Health outcomes among surveyed patients infected with hepatitis C in the Chronic Hepatitis Cohort Study (CHeCS).
Hofmeister MG, Xing J, Moorman AC, Rupp LB, Gordon SC, Boscarino JA, Schmidt MA, Daida YH, Lu M, Teshale EH, Holmberg SD, Spradling PR, and Investigators CH. Health outcomes among surveyed patients infected with hepatitis C in the Chronic Hepatitis Cohort Study (CHeCS). Hepatology 2017; 66:559A.
Hepatology (Baltimore, Md.)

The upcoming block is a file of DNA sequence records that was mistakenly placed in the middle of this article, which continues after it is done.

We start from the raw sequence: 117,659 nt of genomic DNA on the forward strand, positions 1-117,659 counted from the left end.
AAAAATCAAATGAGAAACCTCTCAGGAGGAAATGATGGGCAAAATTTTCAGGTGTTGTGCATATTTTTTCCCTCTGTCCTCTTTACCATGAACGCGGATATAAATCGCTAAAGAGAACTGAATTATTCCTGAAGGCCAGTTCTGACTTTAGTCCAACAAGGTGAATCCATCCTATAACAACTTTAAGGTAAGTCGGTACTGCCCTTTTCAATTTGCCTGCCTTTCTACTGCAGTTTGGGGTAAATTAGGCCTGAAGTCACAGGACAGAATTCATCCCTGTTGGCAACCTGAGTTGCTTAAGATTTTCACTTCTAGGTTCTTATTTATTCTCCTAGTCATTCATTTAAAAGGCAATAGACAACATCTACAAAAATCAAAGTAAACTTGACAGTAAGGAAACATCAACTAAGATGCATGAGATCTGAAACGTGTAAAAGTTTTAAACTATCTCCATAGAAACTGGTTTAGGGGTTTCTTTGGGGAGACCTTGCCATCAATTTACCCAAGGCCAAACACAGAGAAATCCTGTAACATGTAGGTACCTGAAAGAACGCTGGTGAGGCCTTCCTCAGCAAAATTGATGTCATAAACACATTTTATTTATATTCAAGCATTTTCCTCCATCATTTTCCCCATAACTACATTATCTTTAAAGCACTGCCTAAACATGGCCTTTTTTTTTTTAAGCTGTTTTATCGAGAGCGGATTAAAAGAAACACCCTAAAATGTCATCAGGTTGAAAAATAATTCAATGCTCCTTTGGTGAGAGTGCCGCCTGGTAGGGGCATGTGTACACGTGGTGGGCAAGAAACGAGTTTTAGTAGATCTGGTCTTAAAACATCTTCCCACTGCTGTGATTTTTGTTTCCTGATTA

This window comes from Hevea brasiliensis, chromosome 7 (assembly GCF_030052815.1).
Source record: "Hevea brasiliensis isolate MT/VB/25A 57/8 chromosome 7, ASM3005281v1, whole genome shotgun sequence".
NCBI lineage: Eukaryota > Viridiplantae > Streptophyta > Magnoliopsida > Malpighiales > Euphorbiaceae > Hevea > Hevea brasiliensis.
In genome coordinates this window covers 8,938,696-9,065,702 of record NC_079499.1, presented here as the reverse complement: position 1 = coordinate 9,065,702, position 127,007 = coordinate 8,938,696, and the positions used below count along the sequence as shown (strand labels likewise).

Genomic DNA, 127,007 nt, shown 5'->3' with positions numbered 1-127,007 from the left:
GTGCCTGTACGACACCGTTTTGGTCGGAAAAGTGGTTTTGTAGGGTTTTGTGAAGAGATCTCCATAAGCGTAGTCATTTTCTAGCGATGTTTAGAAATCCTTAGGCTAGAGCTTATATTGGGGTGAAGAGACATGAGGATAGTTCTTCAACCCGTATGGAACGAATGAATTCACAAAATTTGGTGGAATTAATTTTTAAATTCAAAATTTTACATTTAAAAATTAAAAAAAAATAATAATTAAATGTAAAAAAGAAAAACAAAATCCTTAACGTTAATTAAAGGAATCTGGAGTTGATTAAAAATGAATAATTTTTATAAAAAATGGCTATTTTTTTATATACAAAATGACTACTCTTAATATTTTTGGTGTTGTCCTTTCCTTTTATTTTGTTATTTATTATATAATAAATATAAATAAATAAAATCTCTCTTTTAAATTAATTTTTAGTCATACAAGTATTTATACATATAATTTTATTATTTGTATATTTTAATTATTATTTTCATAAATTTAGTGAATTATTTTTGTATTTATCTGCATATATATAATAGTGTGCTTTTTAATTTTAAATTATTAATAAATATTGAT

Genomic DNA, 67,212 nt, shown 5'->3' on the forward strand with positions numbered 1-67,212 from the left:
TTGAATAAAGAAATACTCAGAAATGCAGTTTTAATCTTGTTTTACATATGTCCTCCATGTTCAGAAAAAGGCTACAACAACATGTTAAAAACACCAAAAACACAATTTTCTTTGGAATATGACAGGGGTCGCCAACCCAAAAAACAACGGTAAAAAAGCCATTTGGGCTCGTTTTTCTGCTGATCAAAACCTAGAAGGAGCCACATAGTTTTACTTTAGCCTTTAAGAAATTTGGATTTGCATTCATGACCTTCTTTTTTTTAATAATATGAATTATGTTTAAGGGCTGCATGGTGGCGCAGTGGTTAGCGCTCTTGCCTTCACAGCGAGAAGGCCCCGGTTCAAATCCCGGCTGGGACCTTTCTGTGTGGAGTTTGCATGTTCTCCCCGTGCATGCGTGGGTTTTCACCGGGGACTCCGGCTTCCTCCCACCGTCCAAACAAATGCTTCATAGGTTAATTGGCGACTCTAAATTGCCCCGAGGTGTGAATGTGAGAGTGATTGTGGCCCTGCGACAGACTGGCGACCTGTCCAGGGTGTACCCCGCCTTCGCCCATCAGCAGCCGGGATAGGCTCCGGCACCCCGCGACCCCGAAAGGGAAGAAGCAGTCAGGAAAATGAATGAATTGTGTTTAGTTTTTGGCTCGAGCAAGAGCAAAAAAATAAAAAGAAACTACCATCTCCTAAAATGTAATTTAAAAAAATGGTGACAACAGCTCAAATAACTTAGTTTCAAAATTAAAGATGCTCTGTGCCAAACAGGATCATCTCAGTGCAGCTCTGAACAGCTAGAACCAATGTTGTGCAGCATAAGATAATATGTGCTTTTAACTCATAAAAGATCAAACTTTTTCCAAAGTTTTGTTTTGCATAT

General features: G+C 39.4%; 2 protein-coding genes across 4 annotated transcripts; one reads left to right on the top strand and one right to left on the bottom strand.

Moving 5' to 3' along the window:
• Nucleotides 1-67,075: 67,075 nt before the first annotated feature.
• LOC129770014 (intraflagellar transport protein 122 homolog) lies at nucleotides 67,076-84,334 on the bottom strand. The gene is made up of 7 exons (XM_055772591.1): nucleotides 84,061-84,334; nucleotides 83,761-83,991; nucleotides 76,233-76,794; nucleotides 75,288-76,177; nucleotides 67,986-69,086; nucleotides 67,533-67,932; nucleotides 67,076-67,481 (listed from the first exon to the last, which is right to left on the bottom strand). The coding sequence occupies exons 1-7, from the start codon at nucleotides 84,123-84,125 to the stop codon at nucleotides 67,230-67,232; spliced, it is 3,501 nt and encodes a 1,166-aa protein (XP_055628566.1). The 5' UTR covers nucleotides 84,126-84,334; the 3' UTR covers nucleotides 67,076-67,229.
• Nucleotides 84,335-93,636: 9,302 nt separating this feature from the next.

Background: Understanding disease progression among patients with chronic hepatitis C virus (HCV) infection is vital for appropriate clinical decision‐making. The objectives of this study were to describe outcomes observed among a cohort of chronically infected HCV patients who had completed an in‐depth health and behavior survey and determine characteristics associated with progression to severe clinical sequelae (cirrhosis, decompensated cirrhosis [DC], hepatocellular carcinoma [HCC], or liver transplant). Methods:HCV‐infected patients at four large U. S. healthcare systems participating in CHeCS completed a cross‐sectional survey of demographic characteristics, risk behaviors, and physical and psychosocial functioning during 2011‐2012. Patients co‐infected with hepatitis B virus or human immunodeficiency virus were excluded from analyses. We examined survey responses and electronic medical records to determine patient characteristics associated with severe disease outcomes over the course of observation from the patient's first‐ever health system visit through the end of 2014. Results: At the time of survey, among 4754 eligible HCV‐infected respondents, mean age was 56 years, 56% were male, 69% were non‐Hispanic white, 53% had private insurance, 34% were current smokers, 21% reported current alcohol abuse/dependence by AUDIT‐C score, and 52% reported history of injection drug use (IDU). By the end of observation, 712 (15.0%) patients were diagnosed with DC, 189 (4.0%) with HCC, 277 (5.8%) received liver transplants, and 236 (5.0%) died. HCV treatment resulted in sustained virologic response (SVR) in 1100 (23.1%) patients. Clinical endpoints observed with greater frequency as self‐reported duration of HCV infection increased included: cirrhosis (p<0.001), DC (p<0.001), HCC (p<0.001), liver transplant (p<0.001), and death (p=0.019). Demographic and behavioral factors associated with progression to DC, HCC, or transplant in a multivariable model included: age ≥70 years (p=0.018), male gender (p<0.001), Black race (p=0.007), current alcohol abuse/dependence (p=0.016), history of IDU (p=0.020), and depression (p=0.005). Conclusion: The extensive survey of HCV‐infected CHeCS patients provides a novel source of data on risk behaviors, physical and psychosocial functioning, comorbidities, and their respective impact on the course of an HCV‐infected patient's disease. Modifiable factors associated with progression among survey respondents included depression and current alcohol abuse/ dependence. Of note, 23% of patients achieved SVR, 6% were transplanted, and 5% died prior to the advent of all‐oral direct acting antiviral therapy.